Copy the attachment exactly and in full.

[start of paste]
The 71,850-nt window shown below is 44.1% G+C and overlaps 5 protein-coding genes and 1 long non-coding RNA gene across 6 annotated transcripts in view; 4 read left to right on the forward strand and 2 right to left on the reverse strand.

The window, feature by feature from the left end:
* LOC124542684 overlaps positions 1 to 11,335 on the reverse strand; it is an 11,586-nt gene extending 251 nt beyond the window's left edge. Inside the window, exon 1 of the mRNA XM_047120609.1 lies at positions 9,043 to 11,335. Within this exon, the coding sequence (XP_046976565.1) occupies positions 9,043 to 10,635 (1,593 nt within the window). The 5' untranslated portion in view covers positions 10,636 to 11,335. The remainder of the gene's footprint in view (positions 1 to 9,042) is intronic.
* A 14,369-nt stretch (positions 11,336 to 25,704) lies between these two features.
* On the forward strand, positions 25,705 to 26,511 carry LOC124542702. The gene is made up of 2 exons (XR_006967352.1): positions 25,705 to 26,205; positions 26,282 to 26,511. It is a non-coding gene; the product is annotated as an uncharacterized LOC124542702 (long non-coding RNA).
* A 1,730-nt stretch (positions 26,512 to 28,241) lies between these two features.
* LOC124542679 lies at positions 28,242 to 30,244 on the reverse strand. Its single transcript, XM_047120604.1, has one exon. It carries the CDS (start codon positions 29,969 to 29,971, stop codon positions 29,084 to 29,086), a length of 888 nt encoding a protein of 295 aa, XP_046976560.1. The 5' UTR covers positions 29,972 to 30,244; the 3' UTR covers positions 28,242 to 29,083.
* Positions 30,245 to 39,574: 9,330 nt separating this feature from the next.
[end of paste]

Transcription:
The 71,850-nt window shown below is 44.1% G+C and overlaps 5 protein-coding genes and 1 long non-coding RNA gene across 6 annotated transcripts in view; 4 read left to right on the forward strand and 2 right to left on the reverse strand.

The window, feature by feature from the left end:
* LOC124542684 overlaps positions 1 to 11,335 on the reverse strand; it is an 11,586-nt gene extending 251 nt beyond the window's left edge. Inside the window, exon 1 of the mRNA XM_047120609.1 lies at positions 9,043 to 11,335. Within this exon, the coding sequence (XP_046976565.1) occupies positions 9,043 to 10,635 (1,593 nt within the window). The 5' untranslated portion in view covers positions 10,636 to 11,335. The remainder of the gene's footprint in view (positions 1 to 9,042) is intronic.
* A 14,369-nt stretch (positions 11,336 to 25,704) lies between these two features.
* On the forward strand, positions 25,705 to 26,511 carry LOC124542702. The gene is made up of 2 exons (XR_006967352.1): positions 25,705 to 26,205; positions 26,282 to 26,511. It is a non-coding gene; the product is annotated as an uncharacterized LOC124542702 (long non-coding RNA).
* A 1,730-nt stretch (positions 26,512 to 28,241) lies between these two features.
* LOC124542679 lies at positions 28,242 to 30,244 on the reverse strand. Its single transcript, XM_047120604.1, has one exon. It carries the CDS (start codon positions 29,969 to 29,971, stop codon positions 29,084 to 29,086), a length of 888 nt encoding a protein of 295 aa, XP_046976560.1. The 5' UTR covers positions 29,972 to 30,244; the 3' UTR covers positions 28,242 to 29,083.
* Positions 30,245 to 39,574: 9,330 nt separating this feature from the next.